Thinking about the tasks ahead, a matter we consider of the upmost importance is value for money. We want to hold on to our naval assets for a long time to maximise cost efficiency. This means that the propulsion systems we choose must be cost effective throughout the life cycle. We do not need high speed capabilities but robust propulsion systems that require long periods between maintenance.
As for weapons systems, they must be the latest technology. However, we’re not interested in prototypes; they must be proven systems that are compatible with our command and control system. We need medium and long range radar and anti-aircraft missiles. An important aspect for our new platforms is to be able to carry a medium helicopter (approximately 10 tonnes).
In your opinion, what is the state of the OPV and warship market in Latin America? What are the key challenges and how can these be overcome?
The market in the region is really developing. In 2003 there was a joint initiative to build an OPV ship, trying to integrate the production of equipment and systems that are manufactured in our countries. This attempt involved the navies of Argentina, Brazil, Colombia, Chile, Peru and Uruguay, but was unsuccessful.
Almost all countries in the region have shipyards Perhaps a way to facilitate government decisions might be to try implementing regional OPV build projects. For example, one OPV could be built in the supplier’s shipyard and another in their neighbouring country’s shipyard. I’m not sure how it would work exactly, but some method that allows for the development of regional shipyards.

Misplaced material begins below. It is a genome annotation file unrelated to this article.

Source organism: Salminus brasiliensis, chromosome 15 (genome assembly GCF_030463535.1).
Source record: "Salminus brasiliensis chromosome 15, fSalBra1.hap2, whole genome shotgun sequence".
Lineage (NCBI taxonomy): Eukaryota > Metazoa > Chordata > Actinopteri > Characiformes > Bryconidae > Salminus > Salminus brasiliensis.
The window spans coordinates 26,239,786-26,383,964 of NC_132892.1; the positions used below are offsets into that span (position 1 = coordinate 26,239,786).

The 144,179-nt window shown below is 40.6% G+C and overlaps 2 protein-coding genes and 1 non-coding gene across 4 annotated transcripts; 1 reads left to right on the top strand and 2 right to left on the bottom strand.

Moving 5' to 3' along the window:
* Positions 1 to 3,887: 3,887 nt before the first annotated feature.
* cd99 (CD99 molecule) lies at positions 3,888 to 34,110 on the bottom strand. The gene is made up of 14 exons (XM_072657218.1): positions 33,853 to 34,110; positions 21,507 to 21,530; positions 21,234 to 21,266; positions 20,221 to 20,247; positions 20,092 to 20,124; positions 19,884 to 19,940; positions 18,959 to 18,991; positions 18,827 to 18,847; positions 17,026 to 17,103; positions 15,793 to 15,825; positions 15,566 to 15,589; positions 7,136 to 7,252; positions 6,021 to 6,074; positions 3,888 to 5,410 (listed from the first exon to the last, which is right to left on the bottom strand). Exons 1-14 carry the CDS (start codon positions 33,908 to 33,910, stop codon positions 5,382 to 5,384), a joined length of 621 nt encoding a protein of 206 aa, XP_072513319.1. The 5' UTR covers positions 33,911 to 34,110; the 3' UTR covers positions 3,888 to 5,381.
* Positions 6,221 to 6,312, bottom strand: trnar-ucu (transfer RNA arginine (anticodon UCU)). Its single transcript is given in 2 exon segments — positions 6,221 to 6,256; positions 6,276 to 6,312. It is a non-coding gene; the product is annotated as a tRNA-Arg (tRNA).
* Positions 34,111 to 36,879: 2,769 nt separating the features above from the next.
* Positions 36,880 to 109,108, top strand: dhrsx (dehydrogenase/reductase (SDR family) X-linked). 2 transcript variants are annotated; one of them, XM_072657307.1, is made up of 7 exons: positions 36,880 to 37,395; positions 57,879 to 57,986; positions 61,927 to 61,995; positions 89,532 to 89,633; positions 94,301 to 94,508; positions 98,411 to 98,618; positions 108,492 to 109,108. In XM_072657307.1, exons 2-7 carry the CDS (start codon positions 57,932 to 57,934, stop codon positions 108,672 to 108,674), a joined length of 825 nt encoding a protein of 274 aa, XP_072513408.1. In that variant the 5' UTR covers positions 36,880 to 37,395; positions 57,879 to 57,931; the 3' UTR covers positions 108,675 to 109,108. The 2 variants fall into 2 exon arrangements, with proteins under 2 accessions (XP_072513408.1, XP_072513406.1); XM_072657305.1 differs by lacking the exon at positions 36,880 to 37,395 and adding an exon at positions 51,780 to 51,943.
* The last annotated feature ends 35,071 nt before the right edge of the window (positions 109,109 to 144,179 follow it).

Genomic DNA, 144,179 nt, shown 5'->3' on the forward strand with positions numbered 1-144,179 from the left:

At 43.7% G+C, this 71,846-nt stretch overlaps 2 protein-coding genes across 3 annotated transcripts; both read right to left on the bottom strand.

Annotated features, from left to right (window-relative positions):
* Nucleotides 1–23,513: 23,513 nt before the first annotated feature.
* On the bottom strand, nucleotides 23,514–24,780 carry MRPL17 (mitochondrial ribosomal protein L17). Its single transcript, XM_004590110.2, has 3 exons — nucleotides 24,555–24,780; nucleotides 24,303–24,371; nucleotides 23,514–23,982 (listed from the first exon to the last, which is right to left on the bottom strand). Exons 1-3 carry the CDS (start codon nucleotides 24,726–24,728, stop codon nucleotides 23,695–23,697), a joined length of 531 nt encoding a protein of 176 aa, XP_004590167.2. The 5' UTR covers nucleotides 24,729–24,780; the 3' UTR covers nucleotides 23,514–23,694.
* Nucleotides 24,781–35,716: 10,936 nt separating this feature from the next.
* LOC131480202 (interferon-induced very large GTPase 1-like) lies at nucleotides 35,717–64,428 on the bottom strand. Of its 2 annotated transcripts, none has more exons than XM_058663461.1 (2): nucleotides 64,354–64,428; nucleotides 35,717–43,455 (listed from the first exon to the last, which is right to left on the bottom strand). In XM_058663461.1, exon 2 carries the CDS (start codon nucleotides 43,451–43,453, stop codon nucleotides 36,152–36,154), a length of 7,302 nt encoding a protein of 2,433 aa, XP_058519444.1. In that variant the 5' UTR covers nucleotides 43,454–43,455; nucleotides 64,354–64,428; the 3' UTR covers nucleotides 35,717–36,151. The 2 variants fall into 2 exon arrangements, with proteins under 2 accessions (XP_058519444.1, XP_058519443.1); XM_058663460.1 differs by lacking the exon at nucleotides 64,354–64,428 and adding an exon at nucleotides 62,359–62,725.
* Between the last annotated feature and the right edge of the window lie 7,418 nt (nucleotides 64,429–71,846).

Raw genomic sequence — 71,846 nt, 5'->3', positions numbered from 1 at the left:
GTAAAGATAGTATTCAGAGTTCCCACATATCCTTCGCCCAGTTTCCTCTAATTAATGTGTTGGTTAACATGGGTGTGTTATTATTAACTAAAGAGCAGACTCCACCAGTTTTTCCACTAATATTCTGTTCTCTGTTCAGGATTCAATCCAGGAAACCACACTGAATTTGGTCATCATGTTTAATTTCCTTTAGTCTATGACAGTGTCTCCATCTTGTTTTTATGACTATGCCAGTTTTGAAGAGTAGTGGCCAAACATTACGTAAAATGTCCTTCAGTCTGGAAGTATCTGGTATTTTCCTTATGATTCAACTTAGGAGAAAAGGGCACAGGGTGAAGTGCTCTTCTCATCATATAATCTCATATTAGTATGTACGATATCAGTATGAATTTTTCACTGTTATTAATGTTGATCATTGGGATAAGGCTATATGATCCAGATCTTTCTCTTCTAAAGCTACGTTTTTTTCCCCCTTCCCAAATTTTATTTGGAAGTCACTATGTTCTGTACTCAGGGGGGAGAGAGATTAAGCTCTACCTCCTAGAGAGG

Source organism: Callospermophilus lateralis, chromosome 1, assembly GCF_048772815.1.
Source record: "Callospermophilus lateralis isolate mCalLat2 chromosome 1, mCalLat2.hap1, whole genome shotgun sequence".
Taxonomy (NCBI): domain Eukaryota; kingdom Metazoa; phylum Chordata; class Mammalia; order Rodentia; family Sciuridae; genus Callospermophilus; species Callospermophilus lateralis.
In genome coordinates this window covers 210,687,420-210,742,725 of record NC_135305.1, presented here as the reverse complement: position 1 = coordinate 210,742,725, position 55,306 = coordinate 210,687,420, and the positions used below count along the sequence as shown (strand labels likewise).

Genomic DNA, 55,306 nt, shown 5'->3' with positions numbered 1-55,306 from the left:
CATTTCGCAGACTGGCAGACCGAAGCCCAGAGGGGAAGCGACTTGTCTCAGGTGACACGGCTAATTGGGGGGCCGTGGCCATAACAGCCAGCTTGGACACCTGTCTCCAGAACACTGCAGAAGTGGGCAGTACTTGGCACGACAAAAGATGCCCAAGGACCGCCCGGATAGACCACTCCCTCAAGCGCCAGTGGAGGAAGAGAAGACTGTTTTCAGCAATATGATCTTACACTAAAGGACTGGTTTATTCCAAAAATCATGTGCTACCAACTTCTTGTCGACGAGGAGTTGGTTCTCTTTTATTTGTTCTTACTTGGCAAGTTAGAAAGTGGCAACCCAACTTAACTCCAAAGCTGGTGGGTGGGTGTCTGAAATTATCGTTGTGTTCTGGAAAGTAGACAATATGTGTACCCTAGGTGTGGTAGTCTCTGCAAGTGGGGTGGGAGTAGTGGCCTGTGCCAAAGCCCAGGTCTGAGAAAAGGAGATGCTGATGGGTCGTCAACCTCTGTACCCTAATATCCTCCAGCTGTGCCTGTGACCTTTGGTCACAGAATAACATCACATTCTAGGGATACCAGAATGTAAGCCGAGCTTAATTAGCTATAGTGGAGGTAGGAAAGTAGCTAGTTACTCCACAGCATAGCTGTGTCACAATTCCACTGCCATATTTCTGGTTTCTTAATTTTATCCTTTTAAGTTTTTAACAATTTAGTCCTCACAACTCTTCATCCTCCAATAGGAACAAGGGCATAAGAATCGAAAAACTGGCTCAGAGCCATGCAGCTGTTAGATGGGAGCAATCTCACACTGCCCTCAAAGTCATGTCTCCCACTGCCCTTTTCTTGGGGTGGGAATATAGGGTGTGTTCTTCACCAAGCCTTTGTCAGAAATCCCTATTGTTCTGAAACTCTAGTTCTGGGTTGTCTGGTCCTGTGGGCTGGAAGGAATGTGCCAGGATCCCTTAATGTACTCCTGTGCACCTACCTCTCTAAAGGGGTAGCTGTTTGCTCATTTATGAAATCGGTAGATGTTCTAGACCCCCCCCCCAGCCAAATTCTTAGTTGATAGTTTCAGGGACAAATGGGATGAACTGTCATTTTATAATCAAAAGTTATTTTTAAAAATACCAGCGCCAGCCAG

Why do you think OPV Latin America is an important event for the region’s military and industry? What are you looking forward to the most and what are you hoping to get out of the event?
I consider this event to be very important because it allows for direct and personal interaction between the end user and the manufacturers of these vessels. Future crews of these ships will have opportunity to see the new products there and manufacturers will have the opportunity to talk to them, understand how they think, and find out what they expect and require in their warships and OPVs.
Another important aspect is the participation of naval engineer graduates of universities, currently working in the Sima Peru and the Directorate of Naval Enlistment.
These engineers are participating in the processes of design and construction and supervision of various projects, and I consider it important that they are involved to learn about new technologies. And, above all, it will help them understand the very different concepts of “warships” and merchant ships.
Is there anything else you think would like to highlight that you think is important to mention?
This is the first time the event has been held in Peru, and I hope it's the first of many. As president of the Association of Naval Officers Surface, I can tell you that the event is generating a lot of interest and great expectations among the community of officers.
We are looking forward to receiving our distinguished guests and I am sure that the event will be successful, allowing us to draw valid conclusions for the continued development of our military.